(2009 National Book Critics Circle Award Finalist) In this wide-ranging series of essays, theater and English professor Morris Dickstein looks at the literature, arts, and popular culture of the 1930s, and finds parallel strands of anxiety and hope that both acknowledged and looked beyond the era's economic disasters.
"Dickstein's fluent, erudite, intriguing meditations turn up many resonances, comparing, for example, the Nazi propaganda film Triumph of the Will to Busby Berkeley musicals and Gone with the Wind to gangster films.... A fascinating portrait of a distant era that still speaks compellingly to our own."—Publishers Weekly (starred review)
"A collection of thoughtfully linked essays on relatively few but exemplary works and their creators—novels, poems, plays, movies, art (both high and decorative) and music (both popular and classical) that defined the period between the Crash of 1929 and America's entrance into World War II.... Dickstein is terrific on all kinds of expression."—LATimes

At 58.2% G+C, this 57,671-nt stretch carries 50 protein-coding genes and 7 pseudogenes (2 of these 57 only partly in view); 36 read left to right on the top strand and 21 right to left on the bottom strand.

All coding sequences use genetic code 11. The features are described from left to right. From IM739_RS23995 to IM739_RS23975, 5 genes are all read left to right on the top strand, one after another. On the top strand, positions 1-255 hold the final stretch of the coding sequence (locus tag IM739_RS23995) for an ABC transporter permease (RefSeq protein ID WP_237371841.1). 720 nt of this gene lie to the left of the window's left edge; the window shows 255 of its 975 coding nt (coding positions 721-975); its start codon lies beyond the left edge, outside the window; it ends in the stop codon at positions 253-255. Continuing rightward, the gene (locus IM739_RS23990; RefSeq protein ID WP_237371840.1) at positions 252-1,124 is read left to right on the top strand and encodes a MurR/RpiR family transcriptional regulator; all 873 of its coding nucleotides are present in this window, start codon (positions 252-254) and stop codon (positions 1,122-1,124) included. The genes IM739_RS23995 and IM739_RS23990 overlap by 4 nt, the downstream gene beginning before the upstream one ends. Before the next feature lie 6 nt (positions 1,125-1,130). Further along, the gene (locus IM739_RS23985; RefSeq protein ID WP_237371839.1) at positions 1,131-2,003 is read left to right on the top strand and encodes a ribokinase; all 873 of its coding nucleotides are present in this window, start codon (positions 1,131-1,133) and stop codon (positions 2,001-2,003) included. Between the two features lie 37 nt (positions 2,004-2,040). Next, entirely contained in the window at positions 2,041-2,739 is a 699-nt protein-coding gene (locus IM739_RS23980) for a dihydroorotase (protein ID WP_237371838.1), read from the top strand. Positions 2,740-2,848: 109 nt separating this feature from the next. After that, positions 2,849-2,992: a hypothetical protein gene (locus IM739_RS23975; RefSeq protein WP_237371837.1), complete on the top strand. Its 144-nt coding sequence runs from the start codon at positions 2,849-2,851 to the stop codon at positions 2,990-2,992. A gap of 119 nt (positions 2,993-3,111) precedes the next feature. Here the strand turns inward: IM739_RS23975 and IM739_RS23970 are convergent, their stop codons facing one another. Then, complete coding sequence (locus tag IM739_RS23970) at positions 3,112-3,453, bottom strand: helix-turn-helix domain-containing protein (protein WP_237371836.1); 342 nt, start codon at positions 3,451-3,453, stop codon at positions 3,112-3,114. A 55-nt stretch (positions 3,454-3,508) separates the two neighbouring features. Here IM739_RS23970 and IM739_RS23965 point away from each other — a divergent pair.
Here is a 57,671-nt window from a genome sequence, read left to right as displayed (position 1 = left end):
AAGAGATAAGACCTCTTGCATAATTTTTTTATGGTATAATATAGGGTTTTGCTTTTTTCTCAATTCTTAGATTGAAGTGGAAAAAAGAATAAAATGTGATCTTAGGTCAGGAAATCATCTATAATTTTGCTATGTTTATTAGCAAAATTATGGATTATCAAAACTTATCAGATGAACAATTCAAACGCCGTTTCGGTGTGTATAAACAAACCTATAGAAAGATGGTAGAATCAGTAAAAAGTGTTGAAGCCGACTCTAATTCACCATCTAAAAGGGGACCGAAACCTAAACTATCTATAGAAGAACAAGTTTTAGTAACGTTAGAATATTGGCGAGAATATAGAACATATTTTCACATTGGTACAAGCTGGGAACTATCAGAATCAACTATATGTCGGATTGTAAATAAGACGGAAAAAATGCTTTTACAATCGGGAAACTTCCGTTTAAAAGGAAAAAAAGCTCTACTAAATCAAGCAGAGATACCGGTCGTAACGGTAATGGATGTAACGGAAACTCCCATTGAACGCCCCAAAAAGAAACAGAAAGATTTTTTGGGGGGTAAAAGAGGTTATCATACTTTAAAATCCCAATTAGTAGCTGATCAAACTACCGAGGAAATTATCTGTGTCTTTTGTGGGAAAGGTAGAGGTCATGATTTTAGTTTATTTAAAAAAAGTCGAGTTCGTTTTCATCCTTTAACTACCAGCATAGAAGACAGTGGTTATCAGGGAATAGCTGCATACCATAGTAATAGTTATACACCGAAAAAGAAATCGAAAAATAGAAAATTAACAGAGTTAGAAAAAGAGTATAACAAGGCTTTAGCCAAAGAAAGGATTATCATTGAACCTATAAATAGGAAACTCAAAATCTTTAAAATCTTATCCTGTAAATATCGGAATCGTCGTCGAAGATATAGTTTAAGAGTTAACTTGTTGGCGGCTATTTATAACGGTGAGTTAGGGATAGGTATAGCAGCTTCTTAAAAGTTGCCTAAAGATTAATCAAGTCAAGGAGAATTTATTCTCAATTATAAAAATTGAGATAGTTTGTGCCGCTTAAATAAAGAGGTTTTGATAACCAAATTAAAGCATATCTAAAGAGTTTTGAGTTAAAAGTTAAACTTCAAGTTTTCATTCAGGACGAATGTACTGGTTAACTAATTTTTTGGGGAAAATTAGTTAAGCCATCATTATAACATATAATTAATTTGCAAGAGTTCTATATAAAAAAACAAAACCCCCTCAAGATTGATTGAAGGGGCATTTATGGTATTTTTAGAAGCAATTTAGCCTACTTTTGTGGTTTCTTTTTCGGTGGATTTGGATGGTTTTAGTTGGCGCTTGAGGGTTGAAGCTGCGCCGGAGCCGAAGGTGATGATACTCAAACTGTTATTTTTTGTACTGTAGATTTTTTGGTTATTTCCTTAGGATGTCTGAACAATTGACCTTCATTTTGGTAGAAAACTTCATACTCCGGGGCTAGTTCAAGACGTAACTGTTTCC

"Dancing in the Dark is a book best read slowly, perhaps with a DVD player or YouTube close at hand, so that when Dickstein invokes Fred Astaire's 'refusal to dance, and the very dance in which he acts this out' in Swing Time, you can see exactly what he means.... As we again find ourselves whistling past the big, bad wolf of economic hard times, Dickstein reminds us of how much we owe the culture that taught all of us how to face the music and dance."—Nation